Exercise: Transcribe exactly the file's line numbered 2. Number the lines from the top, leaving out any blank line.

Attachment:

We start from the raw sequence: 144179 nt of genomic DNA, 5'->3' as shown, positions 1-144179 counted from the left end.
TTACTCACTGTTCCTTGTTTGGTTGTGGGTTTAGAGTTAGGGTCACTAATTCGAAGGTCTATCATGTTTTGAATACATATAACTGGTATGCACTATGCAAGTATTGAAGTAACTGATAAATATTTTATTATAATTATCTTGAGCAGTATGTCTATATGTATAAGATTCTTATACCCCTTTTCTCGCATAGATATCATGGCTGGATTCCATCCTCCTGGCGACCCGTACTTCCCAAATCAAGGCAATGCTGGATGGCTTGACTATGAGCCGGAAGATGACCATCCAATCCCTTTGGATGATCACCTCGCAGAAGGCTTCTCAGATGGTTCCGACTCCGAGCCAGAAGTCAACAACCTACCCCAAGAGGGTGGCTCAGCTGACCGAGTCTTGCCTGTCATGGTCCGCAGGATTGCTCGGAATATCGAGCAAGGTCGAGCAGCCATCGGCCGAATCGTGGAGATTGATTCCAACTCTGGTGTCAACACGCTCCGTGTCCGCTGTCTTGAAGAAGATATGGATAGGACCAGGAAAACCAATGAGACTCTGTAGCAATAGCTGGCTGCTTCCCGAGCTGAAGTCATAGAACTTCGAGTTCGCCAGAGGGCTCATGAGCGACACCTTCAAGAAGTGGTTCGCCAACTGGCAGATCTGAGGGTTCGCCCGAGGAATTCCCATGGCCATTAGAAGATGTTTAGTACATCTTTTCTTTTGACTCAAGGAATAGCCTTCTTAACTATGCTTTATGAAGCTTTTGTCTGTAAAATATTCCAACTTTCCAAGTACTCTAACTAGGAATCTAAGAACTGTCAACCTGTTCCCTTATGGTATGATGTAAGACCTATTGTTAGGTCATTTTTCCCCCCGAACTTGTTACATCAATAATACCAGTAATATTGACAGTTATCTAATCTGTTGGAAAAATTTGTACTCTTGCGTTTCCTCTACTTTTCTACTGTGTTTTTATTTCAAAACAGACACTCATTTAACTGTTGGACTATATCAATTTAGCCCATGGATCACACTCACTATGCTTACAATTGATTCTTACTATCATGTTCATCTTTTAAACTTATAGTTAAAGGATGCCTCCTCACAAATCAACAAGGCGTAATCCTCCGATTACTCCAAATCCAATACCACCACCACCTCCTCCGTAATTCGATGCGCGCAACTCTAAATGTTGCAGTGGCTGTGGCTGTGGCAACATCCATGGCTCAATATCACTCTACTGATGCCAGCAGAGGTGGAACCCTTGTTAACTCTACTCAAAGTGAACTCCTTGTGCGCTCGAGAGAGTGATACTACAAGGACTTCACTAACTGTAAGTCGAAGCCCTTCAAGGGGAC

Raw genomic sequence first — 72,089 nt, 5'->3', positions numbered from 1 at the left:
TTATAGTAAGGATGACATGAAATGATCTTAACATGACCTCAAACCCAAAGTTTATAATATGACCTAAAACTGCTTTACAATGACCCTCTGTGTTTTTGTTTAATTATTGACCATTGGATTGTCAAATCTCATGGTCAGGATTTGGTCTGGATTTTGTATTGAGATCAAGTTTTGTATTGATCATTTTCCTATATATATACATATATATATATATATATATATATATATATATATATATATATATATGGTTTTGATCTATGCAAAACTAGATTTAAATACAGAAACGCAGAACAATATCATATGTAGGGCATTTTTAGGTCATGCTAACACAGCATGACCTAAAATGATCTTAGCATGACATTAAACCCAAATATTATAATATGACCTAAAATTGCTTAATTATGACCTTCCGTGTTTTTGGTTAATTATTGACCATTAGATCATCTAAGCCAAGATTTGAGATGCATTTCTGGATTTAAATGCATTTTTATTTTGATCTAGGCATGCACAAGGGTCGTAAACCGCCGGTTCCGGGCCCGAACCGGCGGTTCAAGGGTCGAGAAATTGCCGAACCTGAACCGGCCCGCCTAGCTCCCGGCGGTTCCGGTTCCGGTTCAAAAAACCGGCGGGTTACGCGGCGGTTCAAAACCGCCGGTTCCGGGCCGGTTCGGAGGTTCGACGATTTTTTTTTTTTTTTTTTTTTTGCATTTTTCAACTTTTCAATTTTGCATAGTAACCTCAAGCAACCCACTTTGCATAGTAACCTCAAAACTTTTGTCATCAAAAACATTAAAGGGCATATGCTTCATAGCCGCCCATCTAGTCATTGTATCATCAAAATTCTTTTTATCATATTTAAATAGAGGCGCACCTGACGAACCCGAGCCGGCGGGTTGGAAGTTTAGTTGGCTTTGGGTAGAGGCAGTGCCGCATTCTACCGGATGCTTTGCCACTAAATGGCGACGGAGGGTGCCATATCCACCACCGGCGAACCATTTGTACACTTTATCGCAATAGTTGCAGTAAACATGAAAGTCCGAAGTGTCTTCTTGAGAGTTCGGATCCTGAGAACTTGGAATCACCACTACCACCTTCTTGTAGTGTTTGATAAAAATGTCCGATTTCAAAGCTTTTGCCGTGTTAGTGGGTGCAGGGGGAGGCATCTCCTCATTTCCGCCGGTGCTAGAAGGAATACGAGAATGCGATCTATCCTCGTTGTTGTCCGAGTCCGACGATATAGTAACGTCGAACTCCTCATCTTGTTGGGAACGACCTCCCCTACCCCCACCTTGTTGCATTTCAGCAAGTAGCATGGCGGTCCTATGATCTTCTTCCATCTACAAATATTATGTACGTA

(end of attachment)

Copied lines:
TTACTCACTGTTCCTTGTTTGGTTGTGGGTTTAGAGTTAGGGTCACTAATTCGAAGGTCTATCATGTTTTGAATACATATAACTGGTATGCACTATGCAAGTATTGAAGTAACTGATAAATATTTTATTATAATTATCTTGAGCAGTATGTCTATATGTATAAGATTCTTATACCCCTTTTCTCGCATAGATATCATGGCTGGATTCCATCCTCCTGGCGACCCGTACTTCCCAAATCAAGGCAATGCTGGATGGCTTGACTATGAGCCGGAAGATGACCATCCAATCCCTTTGGATGATCACCTCGCAGAAGGCTTCTCAGATGGTTCCGACTCCGAGCCAGAAGTCAACAACCTACCCCAAGAGGGTGGCTCAGCTGACCGAGTCTTGCCTGTCATGGTCCGCAGGATTGCTCGGAATATCGAGCAAGGTCGAGCAGCCATCGGCCGAATCGTGGAGATTGATTCCAACTCTGGTGTCAACACGCTCCGTGTCCGCTGTCTTGAAGAAGATATGGATAGGACCAGGAAAACCAATGAGACTCTGTAGCAATAGCTGGCTGCTTCCCGAGCTGAAGTCATAGAACTTCGAGTTCGCCAGAGGGCTCATGAGCGACACCTTCAAGAAGTGGTTCGCCAACTGGCAGATCTGAGGGTTCGCCCGAGGAATTCCCATGGCCATTAGAAGATGTTTAGTACATCTTTTCTTTTGACTCAAGGAATAGCCTTCTTAACTATGCTTTATGAAGCTTTTGTCTGTAAAATATTCCAACTTTCCAAGTACTCTAACTAGGAATCTAAGAACTGTCAACCTGTTCCCTTATGGTATGATGTAAGACCTATTGTTAGGTCATTTTTCCCCCCGAACTTGTTACATCAATAATACCAGTAATATTGACAGTTATCTAATCTGTTGGAAAAATTTGTACTCTTGCGTTTCCTCTACTTTTCTACTGTGTTTTTATTTCAAAACAGACACTCATTTAACTGTTGGACTATATCAATTTAGCCCATGGATCACACTCACTATGCTTACAATTGATTCTTACTATCATGTTCATCTTTTAAACTTATAGTTAAAGGATGCCTCCTCACAAATCAACAAGGCGTAATCCTCCGATTACTCCAAATCCAATACCACCACCACCTCCTCCGTAATTCGATGCGCGCAACTCTAAATGTTGCAGTGGCTGTGGCTGTGGCAACATCCATGGCTCAATATCACTCTACTGATGCCAGCAGAGGTGGAACCCTTGTTAACTCTACTCAAAGTGAACTCCTTGTGCGCTCGAGAGAGTGATACTACAAGGACTTCACTAACTGTAAGTCGAAGCCCTTCAAGGGGAC